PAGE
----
Posted on | August 27, 2012 | By Rabbi Max Weiman | 2 Comments
Do you know anyone who relates to the idea of repentance with joy and happiness? Looking forward to that sore tuchas from sitting so long in synagogue? Can there be trepidation for the Day of Judgment and awe for the Day of Atonement and also an uplifted positive spirit? You bet your sore tuchas.
It’s all a matter of focus. When you are doing teshuva, repentance before the High Holy Days, every effort you make is rewarded. You are placed in a win/win situation. If you are able to better yourself in anyway, you will reap infinite rewards in this world and the next. When a law student is up for the Bar Exam it is either pass or fail. There is no credit given for the years of law school or the late nights preparing. You are either confirmed a lawyer or not. One gentleman in Los Angeles worked as a law clerk for 24 years taking the exam twice a year and failing each time until finally he was able to pass. Of course, you have to admire his persistence. But in the physical world, there is no real reward for preparing for the Bar Exam. In the spiritual world it is the opposite. You can feel joy every time you make the smallest effort on behalf of your soul.
The word “repentance” brings up concepts of Heaven and Hell, reward and punishment, which makes many people uncomfortable. If you are one of these people, you need to change the words. Don’t think about repenting; think about spiritual growth. You can use any words you want – “I’m giving myself a mental floss.” Or “I’m getting a moral upgrade with more speed and more memory.” Does it really matter what words you use? The main thing is to do something, anything to effect a better person.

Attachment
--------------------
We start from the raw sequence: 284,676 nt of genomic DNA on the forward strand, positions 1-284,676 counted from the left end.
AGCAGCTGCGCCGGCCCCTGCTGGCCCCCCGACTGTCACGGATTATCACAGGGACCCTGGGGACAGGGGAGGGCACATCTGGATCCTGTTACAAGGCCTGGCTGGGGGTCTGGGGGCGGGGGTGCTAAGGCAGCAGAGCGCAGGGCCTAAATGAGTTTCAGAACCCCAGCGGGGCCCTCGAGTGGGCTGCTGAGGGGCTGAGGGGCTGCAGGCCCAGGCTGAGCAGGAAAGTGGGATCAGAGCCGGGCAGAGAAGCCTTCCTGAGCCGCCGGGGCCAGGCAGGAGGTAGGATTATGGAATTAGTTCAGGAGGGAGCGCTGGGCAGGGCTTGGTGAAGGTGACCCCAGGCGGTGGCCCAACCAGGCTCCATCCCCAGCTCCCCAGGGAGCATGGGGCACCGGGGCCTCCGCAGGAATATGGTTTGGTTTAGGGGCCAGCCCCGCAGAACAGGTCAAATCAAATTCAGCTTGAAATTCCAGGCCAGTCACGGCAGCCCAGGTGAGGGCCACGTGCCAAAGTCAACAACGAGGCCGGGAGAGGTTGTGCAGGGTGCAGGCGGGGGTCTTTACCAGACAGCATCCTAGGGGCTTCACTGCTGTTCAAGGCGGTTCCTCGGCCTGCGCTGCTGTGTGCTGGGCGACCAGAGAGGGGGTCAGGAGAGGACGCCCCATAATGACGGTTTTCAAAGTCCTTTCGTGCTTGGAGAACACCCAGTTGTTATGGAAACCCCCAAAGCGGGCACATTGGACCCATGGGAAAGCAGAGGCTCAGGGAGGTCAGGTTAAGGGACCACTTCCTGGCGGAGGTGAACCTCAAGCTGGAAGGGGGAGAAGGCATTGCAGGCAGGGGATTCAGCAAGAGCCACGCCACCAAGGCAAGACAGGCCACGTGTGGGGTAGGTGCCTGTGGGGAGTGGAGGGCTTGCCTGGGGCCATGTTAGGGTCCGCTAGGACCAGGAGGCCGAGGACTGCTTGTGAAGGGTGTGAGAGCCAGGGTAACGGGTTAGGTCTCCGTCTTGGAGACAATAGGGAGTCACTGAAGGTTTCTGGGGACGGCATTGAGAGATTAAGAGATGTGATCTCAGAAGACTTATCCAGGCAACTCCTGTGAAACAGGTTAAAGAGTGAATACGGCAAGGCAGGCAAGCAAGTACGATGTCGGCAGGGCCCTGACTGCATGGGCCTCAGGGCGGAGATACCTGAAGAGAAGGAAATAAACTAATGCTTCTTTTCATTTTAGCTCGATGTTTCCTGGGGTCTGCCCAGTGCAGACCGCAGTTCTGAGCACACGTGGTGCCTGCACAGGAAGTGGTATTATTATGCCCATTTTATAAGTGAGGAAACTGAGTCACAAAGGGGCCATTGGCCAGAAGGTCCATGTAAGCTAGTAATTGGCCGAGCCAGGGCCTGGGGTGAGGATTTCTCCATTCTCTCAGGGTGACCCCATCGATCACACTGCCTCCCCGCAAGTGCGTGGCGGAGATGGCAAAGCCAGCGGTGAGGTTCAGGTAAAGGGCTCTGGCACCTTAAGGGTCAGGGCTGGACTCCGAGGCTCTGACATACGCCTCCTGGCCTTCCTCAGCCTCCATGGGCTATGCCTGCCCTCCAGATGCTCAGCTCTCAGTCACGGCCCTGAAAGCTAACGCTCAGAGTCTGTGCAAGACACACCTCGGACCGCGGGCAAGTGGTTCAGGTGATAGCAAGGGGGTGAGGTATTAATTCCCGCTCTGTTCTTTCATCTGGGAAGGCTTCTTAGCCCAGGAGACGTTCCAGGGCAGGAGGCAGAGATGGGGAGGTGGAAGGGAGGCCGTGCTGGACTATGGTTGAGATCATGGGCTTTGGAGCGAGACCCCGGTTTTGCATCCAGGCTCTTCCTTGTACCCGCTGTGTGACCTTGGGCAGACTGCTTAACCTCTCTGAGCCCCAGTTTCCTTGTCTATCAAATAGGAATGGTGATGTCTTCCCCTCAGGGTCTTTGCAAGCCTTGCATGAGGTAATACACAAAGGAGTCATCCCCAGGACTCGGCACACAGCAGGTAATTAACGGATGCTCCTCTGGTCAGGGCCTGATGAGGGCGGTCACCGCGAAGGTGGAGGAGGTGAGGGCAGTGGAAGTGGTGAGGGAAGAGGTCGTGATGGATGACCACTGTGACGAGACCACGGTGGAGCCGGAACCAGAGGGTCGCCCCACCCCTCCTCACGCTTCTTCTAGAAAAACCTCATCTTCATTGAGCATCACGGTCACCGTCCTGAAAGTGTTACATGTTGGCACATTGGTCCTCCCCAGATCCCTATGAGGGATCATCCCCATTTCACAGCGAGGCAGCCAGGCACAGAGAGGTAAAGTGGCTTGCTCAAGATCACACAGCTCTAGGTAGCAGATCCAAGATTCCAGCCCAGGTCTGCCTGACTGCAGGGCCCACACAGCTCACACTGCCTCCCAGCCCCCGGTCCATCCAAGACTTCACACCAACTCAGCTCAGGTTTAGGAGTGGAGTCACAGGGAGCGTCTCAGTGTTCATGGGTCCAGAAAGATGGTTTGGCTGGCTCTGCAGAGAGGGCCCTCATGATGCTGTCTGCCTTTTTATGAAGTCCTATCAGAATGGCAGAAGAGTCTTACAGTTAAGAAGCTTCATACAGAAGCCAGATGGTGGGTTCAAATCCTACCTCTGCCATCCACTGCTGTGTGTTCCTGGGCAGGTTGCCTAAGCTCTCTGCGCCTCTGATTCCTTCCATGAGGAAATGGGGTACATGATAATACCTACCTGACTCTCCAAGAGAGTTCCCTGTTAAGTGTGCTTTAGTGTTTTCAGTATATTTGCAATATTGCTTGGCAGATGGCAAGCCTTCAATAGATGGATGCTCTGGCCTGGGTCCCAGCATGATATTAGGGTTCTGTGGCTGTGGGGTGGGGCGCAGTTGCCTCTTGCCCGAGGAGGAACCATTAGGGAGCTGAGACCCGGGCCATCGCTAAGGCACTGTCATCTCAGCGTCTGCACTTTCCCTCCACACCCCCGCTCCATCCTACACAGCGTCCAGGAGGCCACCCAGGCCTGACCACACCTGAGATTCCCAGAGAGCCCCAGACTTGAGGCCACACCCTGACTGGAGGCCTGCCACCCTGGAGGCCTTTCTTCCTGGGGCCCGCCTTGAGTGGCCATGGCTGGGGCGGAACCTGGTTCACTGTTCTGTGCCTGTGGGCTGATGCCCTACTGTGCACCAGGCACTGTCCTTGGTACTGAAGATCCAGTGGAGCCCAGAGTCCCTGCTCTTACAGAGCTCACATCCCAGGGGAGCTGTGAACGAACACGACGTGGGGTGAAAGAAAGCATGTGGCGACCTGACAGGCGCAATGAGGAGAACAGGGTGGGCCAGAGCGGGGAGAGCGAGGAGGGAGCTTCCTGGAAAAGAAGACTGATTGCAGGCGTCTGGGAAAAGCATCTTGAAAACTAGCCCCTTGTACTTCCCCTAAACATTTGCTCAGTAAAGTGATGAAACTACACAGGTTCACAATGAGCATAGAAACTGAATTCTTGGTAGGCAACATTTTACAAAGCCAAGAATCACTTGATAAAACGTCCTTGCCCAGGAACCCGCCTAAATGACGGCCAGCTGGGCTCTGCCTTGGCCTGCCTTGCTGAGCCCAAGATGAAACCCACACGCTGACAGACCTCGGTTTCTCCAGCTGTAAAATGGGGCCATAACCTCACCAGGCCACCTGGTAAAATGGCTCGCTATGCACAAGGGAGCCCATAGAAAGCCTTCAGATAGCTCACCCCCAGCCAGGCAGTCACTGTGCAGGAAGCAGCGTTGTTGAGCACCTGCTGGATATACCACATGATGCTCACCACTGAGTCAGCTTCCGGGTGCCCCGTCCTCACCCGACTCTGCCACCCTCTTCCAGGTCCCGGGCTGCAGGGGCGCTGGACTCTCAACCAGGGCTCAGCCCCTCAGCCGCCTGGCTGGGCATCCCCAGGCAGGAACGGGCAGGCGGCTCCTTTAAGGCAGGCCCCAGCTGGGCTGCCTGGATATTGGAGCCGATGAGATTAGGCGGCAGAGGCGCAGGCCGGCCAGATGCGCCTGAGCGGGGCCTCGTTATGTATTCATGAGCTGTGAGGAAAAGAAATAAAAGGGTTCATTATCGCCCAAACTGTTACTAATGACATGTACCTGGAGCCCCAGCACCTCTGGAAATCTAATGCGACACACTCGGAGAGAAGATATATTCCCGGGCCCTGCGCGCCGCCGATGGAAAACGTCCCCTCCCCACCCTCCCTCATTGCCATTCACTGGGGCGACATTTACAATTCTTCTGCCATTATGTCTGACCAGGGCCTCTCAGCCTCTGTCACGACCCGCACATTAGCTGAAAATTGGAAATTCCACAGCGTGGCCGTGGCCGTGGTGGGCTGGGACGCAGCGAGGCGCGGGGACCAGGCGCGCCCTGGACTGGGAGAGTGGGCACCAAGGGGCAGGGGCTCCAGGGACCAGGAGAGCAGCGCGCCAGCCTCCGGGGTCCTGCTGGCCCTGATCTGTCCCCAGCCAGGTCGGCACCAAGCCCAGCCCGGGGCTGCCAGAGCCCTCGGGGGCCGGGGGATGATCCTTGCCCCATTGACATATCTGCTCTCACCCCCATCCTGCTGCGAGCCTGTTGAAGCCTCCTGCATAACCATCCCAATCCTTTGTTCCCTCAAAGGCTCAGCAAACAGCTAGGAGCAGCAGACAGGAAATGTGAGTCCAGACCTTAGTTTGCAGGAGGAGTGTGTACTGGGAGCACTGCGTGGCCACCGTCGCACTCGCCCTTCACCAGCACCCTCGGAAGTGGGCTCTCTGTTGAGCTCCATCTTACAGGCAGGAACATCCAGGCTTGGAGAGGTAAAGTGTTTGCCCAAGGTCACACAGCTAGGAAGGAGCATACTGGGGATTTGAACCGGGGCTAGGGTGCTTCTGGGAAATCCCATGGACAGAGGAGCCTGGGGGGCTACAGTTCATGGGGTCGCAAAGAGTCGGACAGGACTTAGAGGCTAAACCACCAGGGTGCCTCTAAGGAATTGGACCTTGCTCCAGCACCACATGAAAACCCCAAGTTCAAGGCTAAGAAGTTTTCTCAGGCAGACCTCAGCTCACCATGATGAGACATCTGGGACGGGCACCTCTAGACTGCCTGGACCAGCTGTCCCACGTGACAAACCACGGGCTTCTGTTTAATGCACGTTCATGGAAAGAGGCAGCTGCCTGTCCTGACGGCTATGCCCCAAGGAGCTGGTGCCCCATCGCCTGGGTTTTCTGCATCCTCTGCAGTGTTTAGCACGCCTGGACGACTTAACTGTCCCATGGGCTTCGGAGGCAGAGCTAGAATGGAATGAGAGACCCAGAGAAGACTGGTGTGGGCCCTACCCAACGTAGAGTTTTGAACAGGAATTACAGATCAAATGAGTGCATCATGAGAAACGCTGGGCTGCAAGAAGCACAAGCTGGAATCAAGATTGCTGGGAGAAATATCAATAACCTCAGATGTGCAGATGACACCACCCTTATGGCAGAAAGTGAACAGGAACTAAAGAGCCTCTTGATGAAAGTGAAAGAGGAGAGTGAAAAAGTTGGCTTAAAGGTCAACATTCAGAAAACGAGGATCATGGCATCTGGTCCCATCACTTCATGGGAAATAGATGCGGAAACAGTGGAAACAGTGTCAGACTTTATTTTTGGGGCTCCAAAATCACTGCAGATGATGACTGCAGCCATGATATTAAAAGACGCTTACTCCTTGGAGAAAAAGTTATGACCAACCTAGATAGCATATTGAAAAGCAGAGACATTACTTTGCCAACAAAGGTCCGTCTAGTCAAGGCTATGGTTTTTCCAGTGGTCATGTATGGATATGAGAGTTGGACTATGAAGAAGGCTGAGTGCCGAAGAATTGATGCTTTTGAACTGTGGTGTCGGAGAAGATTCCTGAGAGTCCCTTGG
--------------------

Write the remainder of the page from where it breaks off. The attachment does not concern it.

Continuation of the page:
When you think about it, each one of us is like a sculpture. We are created as raw material and our job in this life is to mold, shape, sculpt a more perfect you. Hopefully, every new year you are a tiny bit wiser and have the ability to look over all of your values and principles. Make a list of your goals. Ask yourself if you want to have more or better friends. Ask yourself if any one of your close relationships could be better. Work on controlling anger. Work on being more forgiving. Work on being less materialistic. Whatever you want. This is the time period that is ripe for introspection and self-growth. Now is the time that the spiritual world opens up to aid you in your quest to be a better person.
Any accomplishment in the physical world can only cause temporary joy. If you win a bowling trophy it only gives you joy to take it out and impress someone who hasn’t seen it yet. The experience of winning a game is momentary. The St. Louis Cardinals won the World Series last year. This year nobody really cares. It’s a new season; a new team. Now is the time to focus on spirituality. Ask yourself if by next year you want to be on a higher level of spirituality. Do you want to be less petty? Do you want to have more respect for yourself? Do you want to know how to love more?
In the time leading up to the holidays the joy is not only in the accomplishment of achieving growth in an area you want to grow in, the joy is in knowing that you have a spiritual benefit in just trying. Make a small effort, and be happy to be connected to spirituality and your Jewish roots.
Originally Published on Sept 7, 2007